It’s true, the proof is in the photograph...
Taken from the Rad Racer section in Club Nintendo magazine, the “Classic” issue circa sometime around 1990? Right there in print, it says: rush, as in high on drugs.
There is technically an explanation for this, but I thought I’d let this stew for a while before giving the explanation in the comments section. Full images of the DPS is below.
I will say this: the image is not a hoax. I have said issue of the magazine, and it does indeed say that, and it was officially printed on behalf of Nintendo in its Club Nintendo magazine.
The simple answer for this that I can work out is: it's actually the South African edition of Club Nintendo and, due to geographical isolation at a time when the internet didn't exist, a physical copy was never checked by the London/European head office.
In the credits on the inside cover, while it says Published by Nintendo Europe, the editorial office was in Doornfontein, South Africa. Now it has to be said, the NES never really sold in SA. I've heard reports from people who swear they saw official PAL units being sold in some places, but I never saw them my entire childhood over there. The Famicom Clone reigned supreme since it would have been considerably cheaper.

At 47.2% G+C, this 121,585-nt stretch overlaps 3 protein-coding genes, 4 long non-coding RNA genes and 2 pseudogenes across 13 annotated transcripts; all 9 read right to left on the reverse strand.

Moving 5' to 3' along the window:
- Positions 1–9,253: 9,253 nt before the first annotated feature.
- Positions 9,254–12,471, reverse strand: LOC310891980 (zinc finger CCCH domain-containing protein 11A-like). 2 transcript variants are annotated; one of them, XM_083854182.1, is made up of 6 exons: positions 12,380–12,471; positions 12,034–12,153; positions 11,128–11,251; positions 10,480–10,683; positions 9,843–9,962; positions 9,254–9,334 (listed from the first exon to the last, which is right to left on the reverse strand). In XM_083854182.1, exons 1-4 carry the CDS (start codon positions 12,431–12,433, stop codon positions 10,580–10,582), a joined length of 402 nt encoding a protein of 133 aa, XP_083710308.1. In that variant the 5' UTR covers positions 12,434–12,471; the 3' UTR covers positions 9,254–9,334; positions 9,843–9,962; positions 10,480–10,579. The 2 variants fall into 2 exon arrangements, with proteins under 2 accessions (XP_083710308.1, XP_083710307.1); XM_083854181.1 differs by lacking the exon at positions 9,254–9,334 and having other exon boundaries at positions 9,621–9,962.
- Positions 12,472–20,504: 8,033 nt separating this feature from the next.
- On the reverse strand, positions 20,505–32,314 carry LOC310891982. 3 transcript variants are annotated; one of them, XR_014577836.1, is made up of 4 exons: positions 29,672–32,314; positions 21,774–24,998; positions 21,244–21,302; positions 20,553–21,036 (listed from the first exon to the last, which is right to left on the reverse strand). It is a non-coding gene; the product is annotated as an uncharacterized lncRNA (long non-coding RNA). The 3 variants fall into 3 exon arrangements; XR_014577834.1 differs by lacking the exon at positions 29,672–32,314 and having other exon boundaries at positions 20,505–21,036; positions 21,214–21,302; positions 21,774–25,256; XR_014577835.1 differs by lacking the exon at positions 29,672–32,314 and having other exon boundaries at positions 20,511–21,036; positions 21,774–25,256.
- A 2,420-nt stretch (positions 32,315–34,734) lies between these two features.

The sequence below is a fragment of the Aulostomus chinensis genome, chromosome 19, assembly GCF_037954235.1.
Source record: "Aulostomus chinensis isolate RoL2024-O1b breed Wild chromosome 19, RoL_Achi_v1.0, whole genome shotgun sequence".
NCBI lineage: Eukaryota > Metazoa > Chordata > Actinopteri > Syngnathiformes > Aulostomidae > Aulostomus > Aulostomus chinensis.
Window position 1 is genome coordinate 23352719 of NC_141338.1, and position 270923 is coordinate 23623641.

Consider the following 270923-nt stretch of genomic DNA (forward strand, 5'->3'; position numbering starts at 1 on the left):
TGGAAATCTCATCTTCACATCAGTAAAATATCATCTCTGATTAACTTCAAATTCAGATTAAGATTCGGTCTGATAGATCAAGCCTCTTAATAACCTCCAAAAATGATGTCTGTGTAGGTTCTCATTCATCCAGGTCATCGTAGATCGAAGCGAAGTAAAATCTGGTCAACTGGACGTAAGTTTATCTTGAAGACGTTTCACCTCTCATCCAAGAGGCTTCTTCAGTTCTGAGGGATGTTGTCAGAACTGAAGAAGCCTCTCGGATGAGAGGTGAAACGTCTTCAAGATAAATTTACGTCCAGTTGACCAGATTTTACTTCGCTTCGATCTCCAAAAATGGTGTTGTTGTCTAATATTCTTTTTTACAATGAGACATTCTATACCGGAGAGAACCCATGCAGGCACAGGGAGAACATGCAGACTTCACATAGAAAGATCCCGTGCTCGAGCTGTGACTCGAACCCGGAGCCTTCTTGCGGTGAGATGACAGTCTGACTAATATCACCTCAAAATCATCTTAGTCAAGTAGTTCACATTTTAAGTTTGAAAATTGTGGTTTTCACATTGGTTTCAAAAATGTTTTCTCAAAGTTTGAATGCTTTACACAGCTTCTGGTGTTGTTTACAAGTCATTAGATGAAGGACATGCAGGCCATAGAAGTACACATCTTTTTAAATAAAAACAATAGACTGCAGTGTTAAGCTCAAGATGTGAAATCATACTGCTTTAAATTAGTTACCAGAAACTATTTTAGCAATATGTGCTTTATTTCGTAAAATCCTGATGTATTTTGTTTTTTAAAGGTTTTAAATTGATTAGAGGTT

Which means this magazine is probably their only real attempt at generating publicity in South Africa. At least that I saw. It was a free supplement in the first issue of a magazine called KIDZ, which was sold through schools. It featured puzzles, comics, film reviews, short stories, game coverage, and other cool stuff that 7-12 year-year-olds would like. Which makes the drug reference all the more strange.
If you check out this link:
You'll find a PDF download of what I presume is the UK edition. Notice how the design and colouring is different, though the content, assets and cover are similar. There were obviously editions made for each region, since googling Club Nintendo brings up a German version of the cover. There is no equivalent Rad Racer page that I could find in the above linked version.
My educated guess is that South Africa wasn't high on the priorities of Nintendo, they set up some kind of tiny editorial office which knew the NES was never going to make it even before it came out, and so when redesigning the magazine took liberties with it which were never checked. They would have either have had to send physical copies to Europe for verifying, or faxed them. Assuming they were printed in South Africa. Whatever the case, it's obviously an example of someone given free reign with captions and not being supervised.
Still, it was officially endorsed by Nintendo, so is a fun historical anomaly especially given Nintendo's early sanitised image.